Arvin: Home of the millennial City Council
ARVIN, Calif. (KBAK/KBFX) —
Younger generations have always been told, if you want to change the world, get involved in politics. A few millennials in Arvin have taken that message to heart.
There are five City Council seats in Arvin, and four of them are held by millennials. And with a majority on every vote, these young guns have a lot of power in their small city.
They're using that power to push the old-school city into the 21st Century.
The city of Arvin, since 1960, has built a reputation for being a community based in agriculture. When you first arrive, you'll see that reputation is still alive and well, but if you head over to City Hall a new reputation is planting roots in Arvin. That new reputation is the city with the millennial council.
Unlike the councils of the past, those occupying the chairs are full of youth. Mayor Jose Gurrola, 24, is the youngest of the bunch.
Next is Councilmember Gabriela Martinez, 27, then-Mayor Pro Tem Jazmin Robles, 28, and Councilmember Erika Madrigal, 31.
These four millennials hold five of the decision-making seats in Arvin, and they're all there on purpose. They all won an election despite their age.
"When I'm going door to door, when I'm meeting constituents at a community event, they realize it," said Gurrola. "They've heard of how young the City Council is, how young the mayor is, but they don't realize until they see me in person how young I really am."
So what does a council of millennials do differently than the older councils we're used to seeing?
First off, they get noticed.
"We'll get referred to as kids all the time," said Robles. "Those kids don't know what they're doing. Look at those kids up there."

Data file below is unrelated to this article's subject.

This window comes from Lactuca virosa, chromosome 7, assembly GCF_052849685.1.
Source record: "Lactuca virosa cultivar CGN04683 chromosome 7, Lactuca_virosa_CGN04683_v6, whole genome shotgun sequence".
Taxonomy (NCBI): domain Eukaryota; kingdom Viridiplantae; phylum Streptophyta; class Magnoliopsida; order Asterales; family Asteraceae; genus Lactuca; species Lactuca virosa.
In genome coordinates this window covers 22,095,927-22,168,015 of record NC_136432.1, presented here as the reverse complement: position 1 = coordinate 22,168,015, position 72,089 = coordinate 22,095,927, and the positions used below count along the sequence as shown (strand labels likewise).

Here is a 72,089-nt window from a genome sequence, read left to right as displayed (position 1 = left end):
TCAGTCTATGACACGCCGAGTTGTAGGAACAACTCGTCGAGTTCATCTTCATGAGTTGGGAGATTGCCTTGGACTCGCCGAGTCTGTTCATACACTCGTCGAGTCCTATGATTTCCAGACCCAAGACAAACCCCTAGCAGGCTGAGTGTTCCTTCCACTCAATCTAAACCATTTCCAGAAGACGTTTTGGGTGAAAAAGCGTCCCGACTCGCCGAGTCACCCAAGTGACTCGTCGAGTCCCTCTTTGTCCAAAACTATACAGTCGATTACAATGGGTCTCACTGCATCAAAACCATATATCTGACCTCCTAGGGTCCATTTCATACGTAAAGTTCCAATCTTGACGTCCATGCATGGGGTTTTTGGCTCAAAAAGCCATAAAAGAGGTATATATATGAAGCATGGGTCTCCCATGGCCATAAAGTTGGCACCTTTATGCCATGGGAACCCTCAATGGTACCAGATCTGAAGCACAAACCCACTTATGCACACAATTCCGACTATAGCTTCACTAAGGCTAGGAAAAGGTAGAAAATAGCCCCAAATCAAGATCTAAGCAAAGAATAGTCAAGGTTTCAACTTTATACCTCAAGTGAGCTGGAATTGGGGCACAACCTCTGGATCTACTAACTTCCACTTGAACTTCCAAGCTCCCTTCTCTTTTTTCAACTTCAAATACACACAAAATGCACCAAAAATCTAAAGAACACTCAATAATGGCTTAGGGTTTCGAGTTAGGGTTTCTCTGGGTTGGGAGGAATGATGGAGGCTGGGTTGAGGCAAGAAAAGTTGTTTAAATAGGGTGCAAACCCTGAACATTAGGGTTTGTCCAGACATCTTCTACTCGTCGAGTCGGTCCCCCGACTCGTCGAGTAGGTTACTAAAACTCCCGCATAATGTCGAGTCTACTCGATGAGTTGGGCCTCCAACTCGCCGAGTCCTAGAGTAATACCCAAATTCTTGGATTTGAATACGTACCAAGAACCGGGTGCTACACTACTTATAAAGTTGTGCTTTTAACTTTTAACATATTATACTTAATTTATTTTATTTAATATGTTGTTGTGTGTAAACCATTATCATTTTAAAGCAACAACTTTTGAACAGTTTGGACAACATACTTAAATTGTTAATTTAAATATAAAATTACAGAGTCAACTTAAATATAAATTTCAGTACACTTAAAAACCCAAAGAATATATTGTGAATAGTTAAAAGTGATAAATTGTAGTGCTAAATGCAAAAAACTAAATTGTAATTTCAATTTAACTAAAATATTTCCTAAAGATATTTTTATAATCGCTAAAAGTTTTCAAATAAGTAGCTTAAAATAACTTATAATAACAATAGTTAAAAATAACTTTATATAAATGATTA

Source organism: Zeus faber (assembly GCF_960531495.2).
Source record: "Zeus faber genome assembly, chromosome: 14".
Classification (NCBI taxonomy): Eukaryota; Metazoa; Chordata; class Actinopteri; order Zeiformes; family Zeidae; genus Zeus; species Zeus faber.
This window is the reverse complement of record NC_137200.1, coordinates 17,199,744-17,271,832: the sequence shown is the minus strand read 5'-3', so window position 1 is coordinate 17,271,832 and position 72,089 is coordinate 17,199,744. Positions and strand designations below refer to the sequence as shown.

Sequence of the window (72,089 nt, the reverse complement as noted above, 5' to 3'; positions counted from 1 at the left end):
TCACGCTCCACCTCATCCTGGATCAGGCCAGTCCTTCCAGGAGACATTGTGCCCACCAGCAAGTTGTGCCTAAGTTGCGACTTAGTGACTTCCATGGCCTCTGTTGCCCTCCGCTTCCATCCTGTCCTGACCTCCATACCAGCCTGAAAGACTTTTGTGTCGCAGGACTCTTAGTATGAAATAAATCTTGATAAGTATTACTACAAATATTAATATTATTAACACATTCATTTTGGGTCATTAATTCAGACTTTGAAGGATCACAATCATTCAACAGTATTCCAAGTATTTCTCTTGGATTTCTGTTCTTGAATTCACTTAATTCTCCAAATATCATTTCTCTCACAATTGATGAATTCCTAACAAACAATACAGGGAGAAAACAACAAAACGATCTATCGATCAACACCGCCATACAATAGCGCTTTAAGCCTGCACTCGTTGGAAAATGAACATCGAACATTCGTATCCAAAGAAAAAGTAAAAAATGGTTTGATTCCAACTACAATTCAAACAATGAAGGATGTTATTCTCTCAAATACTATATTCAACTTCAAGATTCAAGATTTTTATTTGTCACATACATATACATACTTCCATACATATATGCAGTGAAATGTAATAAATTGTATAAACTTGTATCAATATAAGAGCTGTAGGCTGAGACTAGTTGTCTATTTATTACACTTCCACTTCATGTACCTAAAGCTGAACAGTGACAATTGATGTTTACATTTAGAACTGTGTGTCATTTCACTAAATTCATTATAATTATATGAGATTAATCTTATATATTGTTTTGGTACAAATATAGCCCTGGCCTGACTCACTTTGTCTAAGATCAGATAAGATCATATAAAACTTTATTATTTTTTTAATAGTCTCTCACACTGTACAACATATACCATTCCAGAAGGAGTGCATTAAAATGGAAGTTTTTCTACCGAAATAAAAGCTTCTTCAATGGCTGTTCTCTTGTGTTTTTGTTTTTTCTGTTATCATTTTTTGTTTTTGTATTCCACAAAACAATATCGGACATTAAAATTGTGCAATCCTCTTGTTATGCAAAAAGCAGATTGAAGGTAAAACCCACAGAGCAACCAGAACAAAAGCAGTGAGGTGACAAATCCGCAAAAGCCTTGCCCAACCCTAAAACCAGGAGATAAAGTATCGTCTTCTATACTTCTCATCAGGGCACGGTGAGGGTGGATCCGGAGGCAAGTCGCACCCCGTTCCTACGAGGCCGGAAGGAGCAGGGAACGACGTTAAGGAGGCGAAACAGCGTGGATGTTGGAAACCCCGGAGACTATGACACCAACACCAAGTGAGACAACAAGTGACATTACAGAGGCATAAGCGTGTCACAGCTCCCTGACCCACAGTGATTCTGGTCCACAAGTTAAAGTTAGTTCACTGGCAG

Also, and you could've guessed this one, they aren't afraid to take a selfie. Gurrola boasted he might take more selfies than any other mayor.
All joking aside, these millennials run the city.
Not only do they run the city, but they do it in a way that reflects their views of the world, the future and what role their city has in that future.
"Our age does have a factor in us as a city," Gurrola said. "As millennials and as young people, we care about education, we care about the environment. We put that at the forefront of our advocacy and public service."
Possibly the biggest difference between a millennial council and an older council, according to Robles, these "kids" turn ideas into actions and don't take no for an answer.
"Past councils have brought about great ideas, but they kind of stay as ideas," said Robles. "I think with this council, they have great ideas, why aren't we doing more with them? Let's get it done."
So young as they are and camera shy as they aren't, this youthful council run by millennials is all business just like any other council.
They are eagerly awaiting the day everyone else sees them that way.